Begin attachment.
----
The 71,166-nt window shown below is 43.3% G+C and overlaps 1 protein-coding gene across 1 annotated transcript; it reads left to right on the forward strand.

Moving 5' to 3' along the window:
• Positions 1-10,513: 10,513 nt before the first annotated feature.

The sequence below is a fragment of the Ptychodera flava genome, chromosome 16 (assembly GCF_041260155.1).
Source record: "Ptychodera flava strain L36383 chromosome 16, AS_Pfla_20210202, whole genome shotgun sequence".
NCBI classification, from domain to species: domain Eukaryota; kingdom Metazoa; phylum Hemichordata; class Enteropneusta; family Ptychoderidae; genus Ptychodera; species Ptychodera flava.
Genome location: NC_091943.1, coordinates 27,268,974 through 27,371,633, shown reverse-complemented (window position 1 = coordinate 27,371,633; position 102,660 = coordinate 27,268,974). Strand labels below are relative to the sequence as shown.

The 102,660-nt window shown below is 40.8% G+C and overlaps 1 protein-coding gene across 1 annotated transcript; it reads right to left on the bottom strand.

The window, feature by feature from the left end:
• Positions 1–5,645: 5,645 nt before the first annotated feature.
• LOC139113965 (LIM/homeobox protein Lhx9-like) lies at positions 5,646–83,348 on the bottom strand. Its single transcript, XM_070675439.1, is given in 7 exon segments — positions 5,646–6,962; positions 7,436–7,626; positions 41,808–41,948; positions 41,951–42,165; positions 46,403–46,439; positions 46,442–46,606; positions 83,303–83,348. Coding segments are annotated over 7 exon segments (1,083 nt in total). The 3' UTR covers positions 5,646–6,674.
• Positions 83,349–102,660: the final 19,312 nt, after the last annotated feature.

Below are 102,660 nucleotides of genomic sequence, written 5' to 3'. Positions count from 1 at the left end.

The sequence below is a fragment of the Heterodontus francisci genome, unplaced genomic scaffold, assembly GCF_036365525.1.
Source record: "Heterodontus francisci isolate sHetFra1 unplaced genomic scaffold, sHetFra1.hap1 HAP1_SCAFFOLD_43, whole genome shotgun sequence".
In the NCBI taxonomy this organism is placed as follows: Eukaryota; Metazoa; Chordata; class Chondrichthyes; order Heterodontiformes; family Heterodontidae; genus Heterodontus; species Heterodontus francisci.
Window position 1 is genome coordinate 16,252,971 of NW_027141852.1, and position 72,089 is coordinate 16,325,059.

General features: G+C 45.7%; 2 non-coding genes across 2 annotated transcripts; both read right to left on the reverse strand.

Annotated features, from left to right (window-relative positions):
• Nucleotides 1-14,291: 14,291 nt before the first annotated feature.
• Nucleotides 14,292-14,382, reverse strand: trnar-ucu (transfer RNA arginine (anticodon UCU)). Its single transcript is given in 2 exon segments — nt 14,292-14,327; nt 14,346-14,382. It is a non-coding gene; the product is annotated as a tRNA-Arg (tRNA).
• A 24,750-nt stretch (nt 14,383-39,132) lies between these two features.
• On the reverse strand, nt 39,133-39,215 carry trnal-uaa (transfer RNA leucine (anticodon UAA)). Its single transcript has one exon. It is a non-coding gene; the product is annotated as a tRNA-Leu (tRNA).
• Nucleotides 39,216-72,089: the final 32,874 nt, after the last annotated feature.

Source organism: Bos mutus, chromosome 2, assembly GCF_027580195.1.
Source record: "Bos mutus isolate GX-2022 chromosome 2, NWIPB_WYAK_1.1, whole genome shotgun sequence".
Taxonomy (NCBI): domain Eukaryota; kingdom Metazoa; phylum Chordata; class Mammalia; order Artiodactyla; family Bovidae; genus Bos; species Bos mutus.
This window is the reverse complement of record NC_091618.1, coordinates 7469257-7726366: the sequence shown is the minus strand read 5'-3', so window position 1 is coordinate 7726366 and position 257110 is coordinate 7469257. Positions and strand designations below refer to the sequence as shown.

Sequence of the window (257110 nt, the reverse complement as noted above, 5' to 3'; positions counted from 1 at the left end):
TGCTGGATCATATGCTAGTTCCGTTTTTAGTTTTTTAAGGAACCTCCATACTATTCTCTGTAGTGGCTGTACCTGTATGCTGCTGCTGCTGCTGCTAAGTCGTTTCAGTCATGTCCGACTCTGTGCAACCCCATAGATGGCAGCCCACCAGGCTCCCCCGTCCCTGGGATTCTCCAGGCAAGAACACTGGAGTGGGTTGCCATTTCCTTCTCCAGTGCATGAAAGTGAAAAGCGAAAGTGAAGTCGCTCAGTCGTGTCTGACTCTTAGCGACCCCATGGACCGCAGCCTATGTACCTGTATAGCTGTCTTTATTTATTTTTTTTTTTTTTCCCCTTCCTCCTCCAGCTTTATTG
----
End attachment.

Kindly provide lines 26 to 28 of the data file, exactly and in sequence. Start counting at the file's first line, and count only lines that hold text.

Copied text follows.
Source record: "Bos mutus isolate GX-2022 chromosome 2, NWIPB_WYAK_1.1, whole genome shotgun sequence".
Taxonomy (NCBI): domain Eukaryota; kingdom Metazoa; phylum Chordata; class Mammalia; order Artiodactyla; family Bovidae; genus Bos; species Bos mutus.
This window is the reverse complement of record NC_091618.1, coordinates 7469257-7726366: the sequence shown is the minus strand read 5'-3', so window position 1 is coordinate 7726366 and position 257110 is coordinate 7469257. Positions and strand designations below refer to the sequence as shown.